A report published by The Department for Education, under Frontier Economics, has been published outlining the cost effectiveness of treatment for young people who abuse alcohol and drugs. The estimated benefits from treatment are measured both in the short term and the long term.
24,000 young people received treatment for alcohol and drug misuse in 2008/09 which amounted to £62.2 million in that year alone. These young people were mainly treated for alcohol or cannabis misuse, with 10% using Class A drugs. Many of them had also been involved in crime, were not engaged in any employment or education, and had experienced problems with housing. The report found that between 30-40% of young people who abuse alcohol and drugs will become either problematic drug or problematic alcohol users in later life.
The report estimates that if the number of problematic substance users is reduced, then the benefits of treatment would far outweigh the costs of that treatment.
In the short term benefits would include:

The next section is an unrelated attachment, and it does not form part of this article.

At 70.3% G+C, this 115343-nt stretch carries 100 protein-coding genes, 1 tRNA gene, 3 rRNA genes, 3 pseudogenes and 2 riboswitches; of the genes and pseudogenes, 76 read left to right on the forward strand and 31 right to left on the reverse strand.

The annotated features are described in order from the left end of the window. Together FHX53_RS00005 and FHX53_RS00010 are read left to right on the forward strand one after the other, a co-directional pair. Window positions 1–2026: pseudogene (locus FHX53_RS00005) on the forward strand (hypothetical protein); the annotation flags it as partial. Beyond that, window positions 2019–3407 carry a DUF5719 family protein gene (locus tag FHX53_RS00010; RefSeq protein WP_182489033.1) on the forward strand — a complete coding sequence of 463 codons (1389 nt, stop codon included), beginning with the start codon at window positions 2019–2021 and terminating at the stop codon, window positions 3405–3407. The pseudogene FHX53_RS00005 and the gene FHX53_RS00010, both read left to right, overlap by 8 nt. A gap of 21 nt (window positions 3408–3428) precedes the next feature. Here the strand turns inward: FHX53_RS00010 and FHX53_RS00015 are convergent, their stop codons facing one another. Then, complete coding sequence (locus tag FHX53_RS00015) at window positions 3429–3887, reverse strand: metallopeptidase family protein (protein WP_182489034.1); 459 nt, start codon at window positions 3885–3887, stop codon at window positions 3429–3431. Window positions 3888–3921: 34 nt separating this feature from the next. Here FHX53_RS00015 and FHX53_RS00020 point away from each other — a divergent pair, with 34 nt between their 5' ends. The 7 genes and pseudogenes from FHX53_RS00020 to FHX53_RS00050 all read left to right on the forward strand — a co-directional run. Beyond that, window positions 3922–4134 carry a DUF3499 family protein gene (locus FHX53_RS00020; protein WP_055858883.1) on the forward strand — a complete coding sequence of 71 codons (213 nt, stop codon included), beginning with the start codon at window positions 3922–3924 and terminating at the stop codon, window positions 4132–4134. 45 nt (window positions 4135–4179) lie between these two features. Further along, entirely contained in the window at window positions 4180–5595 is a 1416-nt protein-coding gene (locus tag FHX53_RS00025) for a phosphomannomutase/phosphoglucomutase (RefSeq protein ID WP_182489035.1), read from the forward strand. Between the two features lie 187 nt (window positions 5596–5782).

- that there would be a 55- 65% reduction in offending by young people. This could result in £59.3 million net annual savings.
- and there would be a 40% drop in the estimated number of drug and alcohol related deaths and hospital admissions. This could result in a saving of £1.8 million every year for the NHS and other services.
The report also highlighted how a 10% reduction in the number of young people who are likely to become adult substance misusers in their lifetime would generate £48.8 million – £159.0 million net benefits. In addition to this, the report estimates that there would be an estimated benefit of between £4.66 - £8.38 for every £1 spent on drug and alcohol treatment for young people.